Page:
Individuals not only take actions to obtain immediate rewards but also to gain more information to guide future choices. An ideal exploration–exploitation balance is crucial for maximizing reward over the long run. However, the neural signatures of exploration in humans remain unclear. Using quantitative meta analyses of functional magnetic resonance imaging experiments on exploratory behaviors, we sought to identify the concordant activity pertaining to exploration over a range of experiments. The results revealed that exploration activates concordant brain activity associated with risk (e.g., dorsal medial prefrontal cortex and anterior insula), cognitive control (e.g., dorsolateral prefrontal cortex and inferior frontal gyrus), and motor processing (e.g., premotor cortex). These stereotaxic maps of exploration may indicate that exploration is highly linked to risk processing, but is also specifically associated with regions involved in executive control processes. Although this explanation should be treated as exploratory, these findings support theories positing an important role for the prefrontal–insular–motor cortical network in exploration.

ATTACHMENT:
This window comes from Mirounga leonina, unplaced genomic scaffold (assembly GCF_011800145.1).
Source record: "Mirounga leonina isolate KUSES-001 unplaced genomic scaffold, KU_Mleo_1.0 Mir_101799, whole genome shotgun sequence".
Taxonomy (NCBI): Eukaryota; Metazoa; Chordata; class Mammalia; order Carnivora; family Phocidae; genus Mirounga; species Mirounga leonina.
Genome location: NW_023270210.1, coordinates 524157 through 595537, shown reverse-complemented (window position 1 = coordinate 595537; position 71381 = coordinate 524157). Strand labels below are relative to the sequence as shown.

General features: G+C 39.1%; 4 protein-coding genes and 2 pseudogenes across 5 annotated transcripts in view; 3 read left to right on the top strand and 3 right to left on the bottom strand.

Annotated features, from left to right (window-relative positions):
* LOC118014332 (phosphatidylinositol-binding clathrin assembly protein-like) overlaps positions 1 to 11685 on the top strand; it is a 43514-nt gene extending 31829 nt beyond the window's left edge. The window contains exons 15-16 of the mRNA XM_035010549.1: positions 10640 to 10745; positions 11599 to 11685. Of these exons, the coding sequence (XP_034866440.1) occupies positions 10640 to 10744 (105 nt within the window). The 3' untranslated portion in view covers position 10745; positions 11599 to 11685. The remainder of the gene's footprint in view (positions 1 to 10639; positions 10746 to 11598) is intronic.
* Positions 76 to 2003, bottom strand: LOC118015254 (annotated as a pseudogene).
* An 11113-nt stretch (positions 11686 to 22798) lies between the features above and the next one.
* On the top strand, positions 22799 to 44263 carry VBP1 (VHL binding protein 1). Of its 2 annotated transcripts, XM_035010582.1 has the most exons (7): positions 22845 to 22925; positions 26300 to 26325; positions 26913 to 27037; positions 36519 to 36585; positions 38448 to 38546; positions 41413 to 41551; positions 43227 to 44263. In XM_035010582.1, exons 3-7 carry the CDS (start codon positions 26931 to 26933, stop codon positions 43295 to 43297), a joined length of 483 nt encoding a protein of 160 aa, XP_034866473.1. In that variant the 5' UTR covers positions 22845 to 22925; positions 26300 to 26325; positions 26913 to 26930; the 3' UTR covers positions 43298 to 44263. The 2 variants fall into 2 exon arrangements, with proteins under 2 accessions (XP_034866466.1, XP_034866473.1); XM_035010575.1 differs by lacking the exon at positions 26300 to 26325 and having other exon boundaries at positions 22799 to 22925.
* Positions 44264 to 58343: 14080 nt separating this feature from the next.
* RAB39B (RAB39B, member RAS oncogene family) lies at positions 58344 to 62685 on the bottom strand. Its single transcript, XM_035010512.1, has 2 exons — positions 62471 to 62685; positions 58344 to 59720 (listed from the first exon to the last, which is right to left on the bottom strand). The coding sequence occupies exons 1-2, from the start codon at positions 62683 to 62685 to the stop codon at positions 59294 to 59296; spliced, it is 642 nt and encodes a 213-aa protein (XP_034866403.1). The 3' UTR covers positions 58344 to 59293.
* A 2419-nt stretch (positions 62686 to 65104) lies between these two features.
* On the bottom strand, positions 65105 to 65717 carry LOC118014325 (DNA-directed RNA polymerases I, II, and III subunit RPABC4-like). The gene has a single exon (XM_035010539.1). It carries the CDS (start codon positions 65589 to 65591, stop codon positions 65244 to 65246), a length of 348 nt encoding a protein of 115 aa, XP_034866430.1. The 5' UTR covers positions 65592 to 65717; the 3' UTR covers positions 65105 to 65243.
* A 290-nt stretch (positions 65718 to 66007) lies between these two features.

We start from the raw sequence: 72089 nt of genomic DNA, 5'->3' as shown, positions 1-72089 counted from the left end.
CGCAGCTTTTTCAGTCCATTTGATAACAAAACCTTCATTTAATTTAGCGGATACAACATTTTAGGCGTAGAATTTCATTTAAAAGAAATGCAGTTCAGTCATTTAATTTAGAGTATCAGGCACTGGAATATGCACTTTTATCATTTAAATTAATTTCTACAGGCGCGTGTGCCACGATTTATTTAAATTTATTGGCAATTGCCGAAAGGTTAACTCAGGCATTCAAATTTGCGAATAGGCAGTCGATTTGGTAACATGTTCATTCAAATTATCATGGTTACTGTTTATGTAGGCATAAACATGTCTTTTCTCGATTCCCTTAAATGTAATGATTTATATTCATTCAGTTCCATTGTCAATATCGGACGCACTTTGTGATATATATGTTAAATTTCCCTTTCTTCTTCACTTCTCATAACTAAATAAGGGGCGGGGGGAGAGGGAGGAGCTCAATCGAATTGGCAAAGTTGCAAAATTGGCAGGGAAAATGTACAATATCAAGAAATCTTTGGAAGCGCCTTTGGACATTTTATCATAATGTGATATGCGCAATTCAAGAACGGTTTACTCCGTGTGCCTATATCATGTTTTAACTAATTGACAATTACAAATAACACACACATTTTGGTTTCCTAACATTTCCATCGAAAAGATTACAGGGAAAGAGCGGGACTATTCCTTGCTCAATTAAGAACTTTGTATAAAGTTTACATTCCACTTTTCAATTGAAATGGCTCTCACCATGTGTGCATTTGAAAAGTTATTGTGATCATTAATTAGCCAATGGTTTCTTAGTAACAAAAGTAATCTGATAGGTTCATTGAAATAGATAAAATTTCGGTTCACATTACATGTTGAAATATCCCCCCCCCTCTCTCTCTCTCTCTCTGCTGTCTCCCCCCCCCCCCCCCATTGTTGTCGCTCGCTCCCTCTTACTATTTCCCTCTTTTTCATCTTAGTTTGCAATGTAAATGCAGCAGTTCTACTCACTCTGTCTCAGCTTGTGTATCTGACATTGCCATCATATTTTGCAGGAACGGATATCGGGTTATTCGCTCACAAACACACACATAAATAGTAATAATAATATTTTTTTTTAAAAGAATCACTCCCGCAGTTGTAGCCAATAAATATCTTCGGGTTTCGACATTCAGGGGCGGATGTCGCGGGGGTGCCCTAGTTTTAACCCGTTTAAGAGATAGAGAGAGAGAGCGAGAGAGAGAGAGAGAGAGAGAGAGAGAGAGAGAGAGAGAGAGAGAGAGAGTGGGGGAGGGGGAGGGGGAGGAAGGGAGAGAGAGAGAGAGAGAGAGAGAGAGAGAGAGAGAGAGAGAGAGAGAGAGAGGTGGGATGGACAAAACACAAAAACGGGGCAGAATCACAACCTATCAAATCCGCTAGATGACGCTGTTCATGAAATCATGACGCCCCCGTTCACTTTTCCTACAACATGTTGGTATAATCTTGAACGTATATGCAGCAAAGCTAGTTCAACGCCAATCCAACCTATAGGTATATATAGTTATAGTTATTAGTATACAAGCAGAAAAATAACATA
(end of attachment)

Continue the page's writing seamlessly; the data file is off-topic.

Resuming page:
|Number of pages||14|
|Journal||Brain Structure and Function|
|Early online date||1 Oct 2021|
|Publication status||Published - Jan 2022|
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